I love movies and TV shows like Memento, Westworld, and Inception for their complexity, depth, and surprises. But I prefer my code to follow a straight-forward linear progression, that tells you the whole story with no surprises, and you should too.

There are many ways to write the same piece of functionality, the same function, the same system. Different programming languages make the same functionality easier or harder to write; but even within a single programming language, there are numerous ways to implement the same thing.

In this post, I compare a simple function implemented using idiomatic Haskell with the same implementation in C#. I then refactor the same function into functional and elegant C# code. Finally, I explore Haskell's pipe operator and show how it is powerful enough to turn contorted and twisted C# code into straight-forward linear code that is much easier to read.

Terse Operators and Haskell

Mark Seemann just published an interesting post titled Terse operators make business code more readable.

His premise is that idiomatic Haskell code uses unusual operators like <$>, >>=, and <*> as good prose uses punctuation, leaving the words (business logic) to jump out.

Accept Reservation in Haskell

Mark starts by showing idiomatic Haskell code for a simple piece of business logic that determines whether a reservation should be accepted or rejected.

tryAccept :: Int -> Reservation -> MaybeT ReservationsProgram Int
tryAccept capacity reservation = do
  guard =<< isReservationInFuture reservation
  reservations <- readReservations $ reservationDate reservation
  let reservedSeats = sum $ reservationQuantity <$> reservations
  guard $ reservedSeats + reservationQuantity reservation <= capacity
  create $ reservation { reservationIsAccepted = True }

If you read the code and ignore the operators, you'll find it is relatively easy to follow what is happening. Even if you're not familiar with Haskell.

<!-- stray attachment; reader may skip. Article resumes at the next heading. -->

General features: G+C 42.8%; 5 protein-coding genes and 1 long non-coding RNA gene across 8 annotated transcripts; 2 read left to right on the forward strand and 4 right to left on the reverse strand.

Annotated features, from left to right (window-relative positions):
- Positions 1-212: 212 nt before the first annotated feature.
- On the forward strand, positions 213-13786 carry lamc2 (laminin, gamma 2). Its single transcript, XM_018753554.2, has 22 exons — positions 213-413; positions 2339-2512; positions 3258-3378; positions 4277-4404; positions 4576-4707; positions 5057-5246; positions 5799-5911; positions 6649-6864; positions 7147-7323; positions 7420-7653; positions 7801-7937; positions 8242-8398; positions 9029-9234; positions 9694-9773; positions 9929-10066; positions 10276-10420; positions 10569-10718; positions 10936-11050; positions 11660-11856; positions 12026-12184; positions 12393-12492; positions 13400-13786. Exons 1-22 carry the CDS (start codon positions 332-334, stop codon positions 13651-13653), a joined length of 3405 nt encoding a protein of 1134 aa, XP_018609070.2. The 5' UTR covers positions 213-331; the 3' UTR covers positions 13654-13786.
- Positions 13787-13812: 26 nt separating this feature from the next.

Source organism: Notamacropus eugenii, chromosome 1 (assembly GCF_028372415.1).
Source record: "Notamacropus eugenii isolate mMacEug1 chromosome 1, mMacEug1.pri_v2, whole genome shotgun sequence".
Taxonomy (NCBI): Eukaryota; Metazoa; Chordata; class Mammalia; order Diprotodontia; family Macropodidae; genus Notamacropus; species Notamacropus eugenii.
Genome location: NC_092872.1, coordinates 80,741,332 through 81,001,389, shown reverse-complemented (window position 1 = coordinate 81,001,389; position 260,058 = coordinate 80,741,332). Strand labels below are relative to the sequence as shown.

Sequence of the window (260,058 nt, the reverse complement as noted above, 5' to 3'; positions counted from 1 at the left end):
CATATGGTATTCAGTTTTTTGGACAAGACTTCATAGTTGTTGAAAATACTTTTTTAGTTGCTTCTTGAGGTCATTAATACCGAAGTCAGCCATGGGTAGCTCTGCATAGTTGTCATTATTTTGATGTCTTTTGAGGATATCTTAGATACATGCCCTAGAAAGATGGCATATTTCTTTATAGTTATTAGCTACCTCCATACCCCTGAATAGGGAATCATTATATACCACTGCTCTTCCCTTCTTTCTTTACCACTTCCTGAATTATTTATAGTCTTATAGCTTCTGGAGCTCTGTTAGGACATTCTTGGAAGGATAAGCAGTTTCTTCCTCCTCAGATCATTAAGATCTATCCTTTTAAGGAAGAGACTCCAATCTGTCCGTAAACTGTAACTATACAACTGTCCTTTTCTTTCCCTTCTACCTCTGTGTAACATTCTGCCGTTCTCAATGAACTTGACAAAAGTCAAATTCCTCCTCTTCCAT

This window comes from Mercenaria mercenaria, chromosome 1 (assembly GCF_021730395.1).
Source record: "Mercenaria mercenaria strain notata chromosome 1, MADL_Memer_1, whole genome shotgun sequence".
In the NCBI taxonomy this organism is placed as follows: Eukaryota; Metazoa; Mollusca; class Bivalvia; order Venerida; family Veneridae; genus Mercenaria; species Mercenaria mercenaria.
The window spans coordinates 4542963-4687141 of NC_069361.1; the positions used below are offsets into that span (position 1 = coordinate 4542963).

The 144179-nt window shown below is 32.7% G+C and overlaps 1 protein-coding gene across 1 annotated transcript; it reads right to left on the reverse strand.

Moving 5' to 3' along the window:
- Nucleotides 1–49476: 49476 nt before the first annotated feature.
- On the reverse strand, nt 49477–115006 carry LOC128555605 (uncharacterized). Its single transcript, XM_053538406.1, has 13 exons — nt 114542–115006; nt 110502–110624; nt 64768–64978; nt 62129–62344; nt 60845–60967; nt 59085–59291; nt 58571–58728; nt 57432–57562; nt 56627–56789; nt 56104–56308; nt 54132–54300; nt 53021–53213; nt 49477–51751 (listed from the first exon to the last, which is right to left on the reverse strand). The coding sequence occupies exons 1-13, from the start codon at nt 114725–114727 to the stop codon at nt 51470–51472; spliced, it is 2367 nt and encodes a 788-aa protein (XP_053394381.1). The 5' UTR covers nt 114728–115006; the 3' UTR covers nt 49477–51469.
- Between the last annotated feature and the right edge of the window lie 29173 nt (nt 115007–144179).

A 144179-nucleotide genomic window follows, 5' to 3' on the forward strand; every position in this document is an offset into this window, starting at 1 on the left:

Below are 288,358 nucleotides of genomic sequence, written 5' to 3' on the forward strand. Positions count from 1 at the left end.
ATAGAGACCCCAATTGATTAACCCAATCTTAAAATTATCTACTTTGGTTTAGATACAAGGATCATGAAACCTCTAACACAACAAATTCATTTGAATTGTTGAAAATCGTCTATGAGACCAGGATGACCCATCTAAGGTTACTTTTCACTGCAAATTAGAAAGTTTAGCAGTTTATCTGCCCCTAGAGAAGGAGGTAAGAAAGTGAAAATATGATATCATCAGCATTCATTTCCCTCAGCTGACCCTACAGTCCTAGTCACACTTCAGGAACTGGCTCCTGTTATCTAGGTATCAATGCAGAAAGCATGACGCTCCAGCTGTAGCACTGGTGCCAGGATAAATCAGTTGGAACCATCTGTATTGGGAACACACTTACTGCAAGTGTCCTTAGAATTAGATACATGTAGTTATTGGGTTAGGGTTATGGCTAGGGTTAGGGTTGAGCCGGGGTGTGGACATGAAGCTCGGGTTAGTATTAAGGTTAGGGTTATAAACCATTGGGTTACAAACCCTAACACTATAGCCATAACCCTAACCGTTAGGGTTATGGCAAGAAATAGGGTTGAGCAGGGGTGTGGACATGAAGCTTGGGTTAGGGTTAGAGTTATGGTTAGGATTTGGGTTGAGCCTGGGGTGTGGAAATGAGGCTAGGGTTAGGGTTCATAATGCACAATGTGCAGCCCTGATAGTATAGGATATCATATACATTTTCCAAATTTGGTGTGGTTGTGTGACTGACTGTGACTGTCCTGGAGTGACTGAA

Unfortunately, acceptReservation is simply not a splendid example of when and why you need Haskell's powerful operators. It can be refactored into something much simpler using only C#.

Haskell Operators and Readability

Mark's post seems to imply that these terse operators make the code more readable than it would be otherwise.

And when compared against Mark's F# example, it is easy to agree that they do make the code more readable.

However, I believe that at least with this acceptReservation example, these operators make it less readable than the same code written in C#.

Translation into C#

Here is a direct translation of the Haskell code into C#.

bool acceptReservation(int capacity, Reservation reservation) {
  if(!reservation.InFuture()) return false;

  int reservedSeats = reservations.on(reservation.Date).sum(r => r.Quantity);
  if(reservedSeats + reservation.Quantity > capacity) return false;

  return true;

The implementation is slightly different to match the object-oriented nature of C# but maintains a similar feel to that of the Haskell code.

I'm probably biased, as I've spent at least ten thousand more hours writing C# code than Haskell code. But I feel that if I asked a layperson, e.g. a non-programming business person, to compare the two, they would conclude that the C# version is more readable.

Refactoring the C# code

However, I believe I can refactor the C# code to make it more readable, even to a Haskell programmer, than the idiomatic Haskell.

bool acceptReservation(int capacity, Reservation reservation) =>
  reservation.inFuture() &&
  capacity > reservation.Quantity + reservations.on(reservation.Date).sum(r => r.Quantity);

Yes, C# can be functional and elegant.

Refactoring the Haskell code

No, I'm not saying C# is more functional than Haskell. Quite the opposite in fact, continue reading.

I'm no Haskell expert. In fact, I haven't written any Haskell code since university. Although, I frequently read Haskell code (and abstract algebra — something else I haven't used too much since university) on Mark's blog and elsewhere.

But, I believe you can just as easily refactor Mark's Haskell code to make it more readable in the same way I refactored the C# code. Please feel free to post your own refactorings in the comments.

The true power of Haskell's operators

There is a lot of power hidden behind Haskell's unusual operators. In many cases, they can and do make your code more readable.

acceptReservation is simply not a splendid example of where you need them.

C# can learn a lot from Haskell and the pipe operator is one of them.

The pipe operator provides the composability of LINQ for every method call

If you've used LINQ, you've probably found that it lets you succinctly express concepts in a straight forward, left-to-right, linear manner.

This is because LINQ has been designed using a fluent functional API that makes the operators compose elegantly.